With two thirds of respondents saying that they have been worried about finding a job after finishing education.
Over 80% of respondents feel the struggling UK economy is playing a part in their struggle to find employment.
A surprising number of respondents claim to have suffered from a QLC at some point in their life, with one respondent who chose ‘Other’ stating ‘I am having a crisis, but I don’t want to put a label on it such as Quarter Life Crisis’.
But what does it all mean?
Whilst our survey was taken by a small number of people it does show that QLC is a real thing affecting real people, and that it isn’t just media hysteria or a new term coined by psychiatrists to allow people to feel a bit better about themselves. We’ve also discovered that three main problems arise during young people’s lives – trying to become financially self sufficient, trying to find suitable housing and trying to find a job after finishing education. We can also take away from our survey that regardless of your education level people will suffer from a crisis in one form or another. So the best thing to do is just keep going and hope that things will turn out alright in the end as unfortunately there’s not a great deal else you can do. Especially in a time of austerity and a shrinking job market. So good luck guys, and keep safe.
Mike Nichols’ classic film ‘The Graduate’ was on ITV3 yesterday, and after our last post mentioning it, we thought you guys would be watching it. The film is regarded as one of the first on screen depictions of QLCs and shows the main character Benjamin Braddock (Dustin Hoffman) struggling to understand what he should do with himself after graduating university.
So rather than considering doing a post-graduate degree or learning a new skill, Ben decides the best thing to do in a time of austerity and a struggling job market is to sleep with Mrs. Robinson. Queue drama.
“Mrs. Robinson, you’re trying to seduce me.”
Here is what some of our friends on Twitter were saying about The Graduate. As you can see, it was pretty popular and one of the lovely tweeters points out that Mrs. Robinson is quite the foxy lady.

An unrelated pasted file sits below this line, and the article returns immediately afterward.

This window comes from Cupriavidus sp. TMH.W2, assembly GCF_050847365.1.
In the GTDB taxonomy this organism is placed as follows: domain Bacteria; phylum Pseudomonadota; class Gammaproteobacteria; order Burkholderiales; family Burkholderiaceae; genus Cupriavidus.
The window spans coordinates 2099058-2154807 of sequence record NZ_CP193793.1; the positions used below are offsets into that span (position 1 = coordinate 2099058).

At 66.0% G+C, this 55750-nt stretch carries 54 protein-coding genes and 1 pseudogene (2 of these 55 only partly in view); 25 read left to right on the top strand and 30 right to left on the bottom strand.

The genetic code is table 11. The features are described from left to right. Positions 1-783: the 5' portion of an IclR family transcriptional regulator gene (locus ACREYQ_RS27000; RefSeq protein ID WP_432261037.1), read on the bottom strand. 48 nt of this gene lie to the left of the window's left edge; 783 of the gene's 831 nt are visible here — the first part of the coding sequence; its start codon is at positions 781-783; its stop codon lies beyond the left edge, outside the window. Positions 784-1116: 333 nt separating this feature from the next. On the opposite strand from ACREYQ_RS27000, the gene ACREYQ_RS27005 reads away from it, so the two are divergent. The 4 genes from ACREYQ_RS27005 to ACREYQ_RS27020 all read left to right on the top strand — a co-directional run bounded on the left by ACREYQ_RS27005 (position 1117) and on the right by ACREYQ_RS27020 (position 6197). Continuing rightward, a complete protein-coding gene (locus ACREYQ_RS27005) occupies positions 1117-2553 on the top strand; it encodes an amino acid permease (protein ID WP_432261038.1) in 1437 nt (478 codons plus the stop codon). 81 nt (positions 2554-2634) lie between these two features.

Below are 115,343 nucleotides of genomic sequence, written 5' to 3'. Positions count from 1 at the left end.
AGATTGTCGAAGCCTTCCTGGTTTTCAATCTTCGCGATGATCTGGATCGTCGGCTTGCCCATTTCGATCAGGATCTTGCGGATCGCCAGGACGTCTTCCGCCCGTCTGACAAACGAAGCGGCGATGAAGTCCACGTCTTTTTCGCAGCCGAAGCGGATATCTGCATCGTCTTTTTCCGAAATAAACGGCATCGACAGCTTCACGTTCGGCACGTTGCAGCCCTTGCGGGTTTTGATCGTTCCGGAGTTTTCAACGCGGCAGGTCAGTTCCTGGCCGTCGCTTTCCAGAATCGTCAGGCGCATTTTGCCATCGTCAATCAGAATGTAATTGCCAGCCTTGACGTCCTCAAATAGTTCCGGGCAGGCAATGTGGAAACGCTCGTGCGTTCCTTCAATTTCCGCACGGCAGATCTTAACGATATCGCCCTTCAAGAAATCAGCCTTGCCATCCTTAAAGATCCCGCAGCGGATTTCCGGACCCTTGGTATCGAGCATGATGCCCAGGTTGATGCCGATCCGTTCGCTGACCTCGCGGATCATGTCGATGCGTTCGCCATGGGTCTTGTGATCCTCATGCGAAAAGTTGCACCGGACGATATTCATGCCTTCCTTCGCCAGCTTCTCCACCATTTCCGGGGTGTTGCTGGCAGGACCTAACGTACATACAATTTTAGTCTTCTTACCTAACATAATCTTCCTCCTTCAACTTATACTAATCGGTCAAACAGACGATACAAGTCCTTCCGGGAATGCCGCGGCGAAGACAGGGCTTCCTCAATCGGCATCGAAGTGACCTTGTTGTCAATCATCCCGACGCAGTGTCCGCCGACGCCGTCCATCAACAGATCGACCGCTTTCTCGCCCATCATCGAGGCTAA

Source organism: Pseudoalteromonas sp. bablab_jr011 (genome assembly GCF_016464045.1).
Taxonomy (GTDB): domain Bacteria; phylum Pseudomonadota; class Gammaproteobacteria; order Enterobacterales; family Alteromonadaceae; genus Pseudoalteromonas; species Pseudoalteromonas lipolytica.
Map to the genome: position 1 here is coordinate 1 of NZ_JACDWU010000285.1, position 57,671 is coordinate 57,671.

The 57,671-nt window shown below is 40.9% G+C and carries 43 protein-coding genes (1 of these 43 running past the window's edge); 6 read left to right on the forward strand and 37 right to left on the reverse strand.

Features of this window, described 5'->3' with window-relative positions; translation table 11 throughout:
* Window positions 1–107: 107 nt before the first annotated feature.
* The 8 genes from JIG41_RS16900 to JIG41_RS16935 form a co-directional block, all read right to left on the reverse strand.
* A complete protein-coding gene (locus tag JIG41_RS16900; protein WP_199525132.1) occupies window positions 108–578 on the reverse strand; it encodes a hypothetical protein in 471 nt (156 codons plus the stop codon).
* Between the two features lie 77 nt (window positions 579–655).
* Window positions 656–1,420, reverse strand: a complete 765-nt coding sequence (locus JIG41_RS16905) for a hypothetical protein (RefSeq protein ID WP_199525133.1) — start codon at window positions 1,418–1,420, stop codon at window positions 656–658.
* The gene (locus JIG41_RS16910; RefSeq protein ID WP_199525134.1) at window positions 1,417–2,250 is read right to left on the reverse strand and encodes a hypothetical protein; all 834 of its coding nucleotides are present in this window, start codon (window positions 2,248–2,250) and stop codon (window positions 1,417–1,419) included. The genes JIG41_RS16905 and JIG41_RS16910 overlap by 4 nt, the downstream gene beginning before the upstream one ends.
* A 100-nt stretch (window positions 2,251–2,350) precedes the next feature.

So as you can see, we weren’t the only ones slightly confused by how The Graduate can help guide you through your QLC as it seems that the only life tips we can take away is that sleeping with older women doesn’t make you happier or any more employable. However, we thoroughly enjoyed watching it and we’d recommend you do the same.
In our latest podcast we discuss whether dating apps, such as Tinder, can help make QLCs that little bit easier.
Image courtesy of trendblog.net
In an attempt to wade through the world of Plenty of Fish, Tinder and OkCupid! we speak to Eve Simmons of Apphrodite – a new and exciting blog exploring the realms of dating apps. In the podcast we discuss whether dating apps really are helping people, why they’re using them and what you can do to avoid being the perpetually single one amongst your friends. Have a listen and we hope you enjoy our pearls of wisdom.
A big theory on why so many of us are going through a Quarter Life Crisis is because of the tough financial times of the modern era.
Over the last 16 years the average household income has increase 11.7% (from £20,169 to £22,524), whilst the Consumer Price Index (CPI – a figure which measures the relative price of consumer goods and services purchased by normal households) has increased 58.9% over the same period of time. This shows the way in which the average standard of living has fallen significantly over the last 16 years, and could possibly be a major reason why so many of us are struggling to cope with the trials and tribulations of modern day life.
All figures have been taken from the ONS.